Sue Cheesman MA works as a senior lecturer in dance education in the Faculty of Education at the University of Waikato, Hamilton, New Zealand within teacher education. She has been for many years a choreographer, teacher and researcher both in New Zealand and the United Kingdom. Her research has centred on choreographic practice particularly in relation to site-specific work, dance education, and dance and disability. She has a long association with Touch Compass Dance Company who have provided a base for some of her research interests. Her recent publications are to be found in Research in Dance Education, The Arts in Society and Dance Research Aotearoa.
Interject (a site-specific dance work) was performed on a ledge inside the Gallagher Academy of Performing Arts at the University of Waikato, Hamilton, New Zealand in November 2012. This paper reframes a complex picture of web-like connections and challenges around the relocation and re-envisioning of several site-specific choreographies into one specific site. How do you re-negotiate the dance content in a different site? What are the ramifications of an additional dancer? How do you interact/negotiate with the everyday use of the site? Is it a new work or not? These questions are discussed along with the unpacking and interrogation of my journey and a review of the end product as the choreographer in this process. This reframing will make reference to the past and how it has enriched and informed the expanding field of international site-specific dance (Brown 2010, Kloetzel & Pavlik 2009, Hunter 2005) and this particular project.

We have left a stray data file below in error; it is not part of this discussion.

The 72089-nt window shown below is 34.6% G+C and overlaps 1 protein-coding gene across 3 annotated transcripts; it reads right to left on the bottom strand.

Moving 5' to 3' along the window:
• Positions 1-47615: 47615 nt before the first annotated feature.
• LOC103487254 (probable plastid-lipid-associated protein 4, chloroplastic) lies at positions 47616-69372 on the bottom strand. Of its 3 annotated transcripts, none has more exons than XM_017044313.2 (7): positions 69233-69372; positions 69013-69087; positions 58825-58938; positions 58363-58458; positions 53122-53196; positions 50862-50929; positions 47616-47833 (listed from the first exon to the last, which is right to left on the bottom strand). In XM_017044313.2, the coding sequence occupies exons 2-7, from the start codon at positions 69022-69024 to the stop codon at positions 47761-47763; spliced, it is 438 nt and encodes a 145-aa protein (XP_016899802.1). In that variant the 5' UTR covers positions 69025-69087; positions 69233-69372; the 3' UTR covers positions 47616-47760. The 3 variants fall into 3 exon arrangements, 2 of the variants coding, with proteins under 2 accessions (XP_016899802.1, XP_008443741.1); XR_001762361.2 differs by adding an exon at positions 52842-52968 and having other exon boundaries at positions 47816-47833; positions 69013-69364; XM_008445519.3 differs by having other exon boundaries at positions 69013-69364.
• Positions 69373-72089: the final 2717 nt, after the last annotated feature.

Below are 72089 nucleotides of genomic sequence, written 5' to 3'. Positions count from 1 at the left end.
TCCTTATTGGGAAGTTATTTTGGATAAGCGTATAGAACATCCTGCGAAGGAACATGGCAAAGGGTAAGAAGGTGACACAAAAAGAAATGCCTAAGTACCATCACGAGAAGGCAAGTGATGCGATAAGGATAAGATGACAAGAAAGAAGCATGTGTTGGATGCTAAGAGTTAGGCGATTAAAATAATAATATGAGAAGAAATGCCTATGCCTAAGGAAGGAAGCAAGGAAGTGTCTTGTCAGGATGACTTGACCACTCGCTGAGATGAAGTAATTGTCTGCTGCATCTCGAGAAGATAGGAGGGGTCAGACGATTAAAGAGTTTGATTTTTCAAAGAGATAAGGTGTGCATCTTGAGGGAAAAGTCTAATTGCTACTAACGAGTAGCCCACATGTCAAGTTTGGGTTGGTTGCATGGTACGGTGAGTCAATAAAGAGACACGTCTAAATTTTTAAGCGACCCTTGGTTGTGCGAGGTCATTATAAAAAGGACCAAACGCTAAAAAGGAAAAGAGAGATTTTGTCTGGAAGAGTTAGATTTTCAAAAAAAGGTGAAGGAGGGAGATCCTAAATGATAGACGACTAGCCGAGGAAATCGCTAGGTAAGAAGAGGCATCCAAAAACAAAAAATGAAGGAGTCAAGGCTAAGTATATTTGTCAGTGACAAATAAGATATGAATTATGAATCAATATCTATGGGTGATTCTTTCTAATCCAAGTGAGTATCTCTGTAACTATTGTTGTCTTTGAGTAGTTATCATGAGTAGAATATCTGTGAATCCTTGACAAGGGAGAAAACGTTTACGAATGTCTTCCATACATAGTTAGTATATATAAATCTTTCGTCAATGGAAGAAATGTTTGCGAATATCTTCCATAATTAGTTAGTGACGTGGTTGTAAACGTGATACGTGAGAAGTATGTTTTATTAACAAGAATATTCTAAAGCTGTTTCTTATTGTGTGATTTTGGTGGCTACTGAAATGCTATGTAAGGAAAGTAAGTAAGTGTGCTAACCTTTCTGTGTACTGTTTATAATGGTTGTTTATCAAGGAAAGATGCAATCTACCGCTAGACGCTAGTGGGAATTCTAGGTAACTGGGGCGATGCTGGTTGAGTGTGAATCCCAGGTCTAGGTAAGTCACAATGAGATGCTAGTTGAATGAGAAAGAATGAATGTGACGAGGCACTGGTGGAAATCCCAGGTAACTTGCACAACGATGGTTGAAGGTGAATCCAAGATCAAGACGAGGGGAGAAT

This paper explores challenges facing dance educators working with pre-service primary teachers in the New Zealand context. An analysis and comparison of two national curriculum documents raises the question—how should a pre-service teacher education program for primary teachers respond to the demands of recent curriculum reforms? This paper discusses changes in teacher education that have had an impact on dance educators’ responses to curriculum demands. It details this impact using one particular teacher education institution (the University of Waikato) and discusses show how a cohort of students in 2008 views the current dance education provision. In conclusion, it offers an outline of some ways forward for dance educators.